|Jepson Flora Project: Jepson Interchange|
|TREATMENT FROM THE JEPSON MANUAL (1993)||
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Jepson Interchange (more information)
©Copyright 1993 by the Regents of the University of California
For up-to-date information about California vascular plants, visit the Jepson eFlora.
Annual or perennial herb, generally fleshy
Stems generally glabrous
Leaves simple, alternate or opposite, sometimes stipuled
Flower bisexual, radial; sepals generally 2(8), free or fused at base; petals 318, free or ± fused; stamens 1many, free or inserted on corolla; ovary superior or partly inferior, chamber 1, placenta free-central or basal; styles 28, generally fused at base
Fruit: capsule, circumscissile or 23-valved
Seeds 1many, generally black, generally shiny
Genera in family: ± 20 genera, ± 400 species: generally temp Am, Australia, s Africa; some cultivated (Lewisia, Portulaca, Calandrinia )
Reference: [Bogle 1969 J Arnold Arbor 50:566598]
Family description and key to genera by Dieter H. Wilken & Walter A. Kelley.
Annual or perennial herb, from stolon, rhizome, tuber, or taproot, glabrous, ± fleshy
Leaves entire; basal 0many, rosetted; cauline generally 2, generally opposite, free to fully fused into ± 2-toothed disk or cup surrounding stem
Inflorescence: raceme, terminal, 1-sided; pedicels reflexed, becoming erect in fruit
Flower: petals 5, pink or white; stamens 5, epipetalous; ovary chamber 1, placentas basal, style 1, stigmas 3
Fruit: capsule; valves 3, margins rolling inward and forcibly expelling seeds
Seeds 36, generally black, generally clearly appendaged
Species in genus: 28 species: North America, e Asia
Etymology: (John Clayton, colonial Am botanist, born 1686)
Reference: [Miller 1978 Syst Bot 3:322341; Miller & Chambers 1993 Novon 3:268273]
Some species formerly placed in Montia.
Stem 140 cm, spreading to erect
Leaves: basal 125 cm, blade < 4 cm, < 3 X longer than wide, elliptic to reniform, tip rounded to acute, petiole linear; cauline pair fused, disk-like, < 10 cm diam, round or squarish (or free on 1 side)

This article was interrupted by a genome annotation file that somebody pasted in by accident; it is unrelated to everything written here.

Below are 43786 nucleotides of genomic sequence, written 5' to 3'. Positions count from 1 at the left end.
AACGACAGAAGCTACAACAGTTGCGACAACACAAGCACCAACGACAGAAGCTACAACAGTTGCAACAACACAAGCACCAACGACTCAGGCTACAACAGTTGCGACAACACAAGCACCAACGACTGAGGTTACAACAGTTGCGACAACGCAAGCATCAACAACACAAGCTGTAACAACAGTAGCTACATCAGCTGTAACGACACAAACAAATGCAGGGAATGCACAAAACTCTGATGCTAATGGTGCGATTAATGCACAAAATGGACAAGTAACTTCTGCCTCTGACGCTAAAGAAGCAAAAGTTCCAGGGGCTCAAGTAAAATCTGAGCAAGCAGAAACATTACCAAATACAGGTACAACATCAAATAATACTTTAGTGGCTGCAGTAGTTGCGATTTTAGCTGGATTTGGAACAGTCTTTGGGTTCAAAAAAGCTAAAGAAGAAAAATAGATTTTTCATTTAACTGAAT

Inflorescence stalked or sessile, open or dense, 1-bracted at base; flowers 540
Flower: sepals 1.55 mm; petals 26 mm, white or pinkish
Fruit 1.54 mm
Seed 1.22.7 mm, ovate to round, shiny, smooth
Ecology: Common. Vernally moist, often shady or disturbed sites
Elevation: < 2000 m.
Bioregional distribution: California Floristic Province, Great Basin Floristic Province, Mojave Desert
Distribution outside California: to British Columbia, Montana, C.America
Highly variable; subspp. difficult because of environmental plasticity, genetic mixing among polyploids, and geog overlap of distinct, self-pollinating forms.
Leaves: basal elliptic to round-deltate, tip obtuse to acute; cauline pair generally round or ± obtuse-angled
Ecology: Habitats and range (except s AZ to C.Am) of sp
Bioregional distribution: California Floristic Province
Distribution outside California: British Columbia, Montana, to c Arizona
Synonyms: Montia p. (Donn) Howell
Polyploids are derived from hybridization with subsp. mexicana , C. parviflora , C. rubra
Horticultural information: DRN: 4 &SHD: 5, 6, 7, 9, 10, 14, 15, 16, 17, 18, 19, 20, 21, 22, 23, 24 &IRR: 1, 2, 8; grown or collected as a salad plant; rather INV.
|YOU CAN HELP US make sure that our distributional information is correct and current. If you know that a plant occurs in a wild, reproducing state in a Jepson bioregion NOT highlighted on the map, please contact us with that information. Please realize that we cannot incorporate range extensions without access to a voucher specimen, which should (ultimately) be deposited in an herbarium. You can send the pressed, dried collection (with complete locality information indicated) to us (e-mail us for details) or refer us to an accessioned herbarium specimen. Non-occurrence of a plant in an indicated area is difficult to document, but we will especially value your input on those types of possible errors (see automatic conversion of distribution data to maps).|